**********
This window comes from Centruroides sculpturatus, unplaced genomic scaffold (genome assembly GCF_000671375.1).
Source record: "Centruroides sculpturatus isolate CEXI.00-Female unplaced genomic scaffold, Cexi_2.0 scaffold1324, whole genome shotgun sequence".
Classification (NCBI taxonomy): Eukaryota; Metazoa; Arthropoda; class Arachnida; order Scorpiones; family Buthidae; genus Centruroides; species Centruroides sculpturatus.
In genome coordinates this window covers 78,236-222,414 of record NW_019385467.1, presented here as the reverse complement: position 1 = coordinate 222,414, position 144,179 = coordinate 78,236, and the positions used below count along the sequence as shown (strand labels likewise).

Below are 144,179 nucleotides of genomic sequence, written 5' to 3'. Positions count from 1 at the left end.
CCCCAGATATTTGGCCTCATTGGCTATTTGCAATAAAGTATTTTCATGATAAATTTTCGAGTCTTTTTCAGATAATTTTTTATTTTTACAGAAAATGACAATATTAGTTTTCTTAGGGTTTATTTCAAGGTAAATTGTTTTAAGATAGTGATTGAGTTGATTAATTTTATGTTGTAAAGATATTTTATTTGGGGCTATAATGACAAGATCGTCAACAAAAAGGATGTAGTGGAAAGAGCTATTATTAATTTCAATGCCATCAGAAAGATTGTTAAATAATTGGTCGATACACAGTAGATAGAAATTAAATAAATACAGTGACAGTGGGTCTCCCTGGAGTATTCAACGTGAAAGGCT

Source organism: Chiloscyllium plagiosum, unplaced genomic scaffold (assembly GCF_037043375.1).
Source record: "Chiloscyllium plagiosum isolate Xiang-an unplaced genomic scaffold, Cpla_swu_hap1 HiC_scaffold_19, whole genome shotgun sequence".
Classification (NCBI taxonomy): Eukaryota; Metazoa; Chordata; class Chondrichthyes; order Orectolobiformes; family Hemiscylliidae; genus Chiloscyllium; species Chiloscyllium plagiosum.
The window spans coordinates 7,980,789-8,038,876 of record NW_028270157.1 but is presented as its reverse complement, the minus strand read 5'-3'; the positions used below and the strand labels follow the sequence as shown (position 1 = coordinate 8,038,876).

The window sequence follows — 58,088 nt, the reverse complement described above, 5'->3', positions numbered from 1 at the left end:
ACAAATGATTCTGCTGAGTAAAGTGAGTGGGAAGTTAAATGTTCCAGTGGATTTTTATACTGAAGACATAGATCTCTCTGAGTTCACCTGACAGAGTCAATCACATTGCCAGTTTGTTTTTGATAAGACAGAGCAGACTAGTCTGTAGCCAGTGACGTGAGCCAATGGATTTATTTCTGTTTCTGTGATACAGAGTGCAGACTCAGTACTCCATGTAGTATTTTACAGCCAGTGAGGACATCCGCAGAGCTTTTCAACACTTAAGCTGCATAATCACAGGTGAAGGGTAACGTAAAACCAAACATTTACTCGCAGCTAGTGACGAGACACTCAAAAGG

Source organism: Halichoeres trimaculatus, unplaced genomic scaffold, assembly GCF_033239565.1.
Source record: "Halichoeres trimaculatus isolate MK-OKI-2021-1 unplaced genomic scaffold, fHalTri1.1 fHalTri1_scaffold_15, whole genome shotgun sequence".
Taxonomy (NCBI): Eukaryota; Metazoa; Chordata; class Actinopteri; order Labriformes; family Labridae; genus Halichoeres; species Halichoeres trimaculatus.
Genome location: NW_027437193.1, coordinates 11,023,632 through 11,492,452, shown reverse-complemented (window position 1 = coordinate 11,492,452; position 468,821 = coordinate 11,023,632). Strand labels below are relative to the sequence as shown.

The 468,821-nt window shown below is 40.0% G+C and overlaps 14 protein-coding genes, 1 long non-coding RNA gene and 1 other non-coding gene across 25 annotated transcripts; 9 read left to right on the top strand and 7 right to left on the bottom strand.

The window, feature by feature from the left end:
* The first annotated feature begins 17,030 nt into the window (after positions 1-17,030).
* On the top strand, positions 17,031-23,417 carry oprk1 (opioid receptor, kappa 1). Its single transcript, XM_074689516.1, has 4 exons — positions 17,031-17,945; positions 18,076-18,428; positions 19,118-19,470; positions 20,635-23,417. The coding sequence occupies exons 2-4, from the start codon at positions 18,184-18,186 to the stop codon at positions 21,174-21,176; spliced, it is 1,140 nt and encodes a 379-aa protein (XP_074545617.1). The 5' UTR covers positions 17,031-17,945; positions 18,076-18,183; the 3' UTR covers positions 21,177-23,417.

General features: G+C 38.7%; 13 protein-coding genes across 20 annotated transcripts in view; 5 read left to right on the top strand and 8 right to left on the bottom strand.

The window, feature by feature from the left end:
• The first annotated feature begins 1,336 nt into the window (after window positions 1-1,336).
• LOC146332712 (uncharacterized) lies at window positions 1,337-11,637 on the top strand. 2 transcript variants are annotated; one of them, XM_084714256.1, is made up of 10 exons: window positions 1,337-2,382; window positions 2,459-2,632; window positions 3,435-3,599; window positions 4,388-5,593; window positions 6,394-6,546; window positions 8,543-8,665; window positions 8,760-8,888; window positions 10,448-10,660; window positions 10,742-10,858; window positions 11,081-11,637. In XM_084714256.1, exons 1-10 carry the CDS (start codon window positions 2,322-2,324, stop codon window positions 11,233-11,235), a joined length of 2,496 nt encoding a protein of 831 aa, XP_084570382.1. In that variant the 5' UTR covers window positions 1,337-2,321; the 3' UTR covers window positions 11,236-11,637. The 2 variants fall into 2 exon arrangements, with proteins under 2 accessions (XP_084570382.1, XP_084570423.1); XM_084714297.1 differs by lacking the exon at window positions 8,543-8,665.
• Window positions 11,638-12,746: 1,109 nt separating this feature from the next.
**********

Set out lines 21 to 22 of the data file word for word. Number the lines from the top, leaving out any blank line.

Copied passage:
General features: G+C 38.7%; 13 protein-coding genes across 20 annotated transcripts in view; 5 read left to right on the top strand and 8 right to left on the bottom strand.

The window, feature by feature from the left end: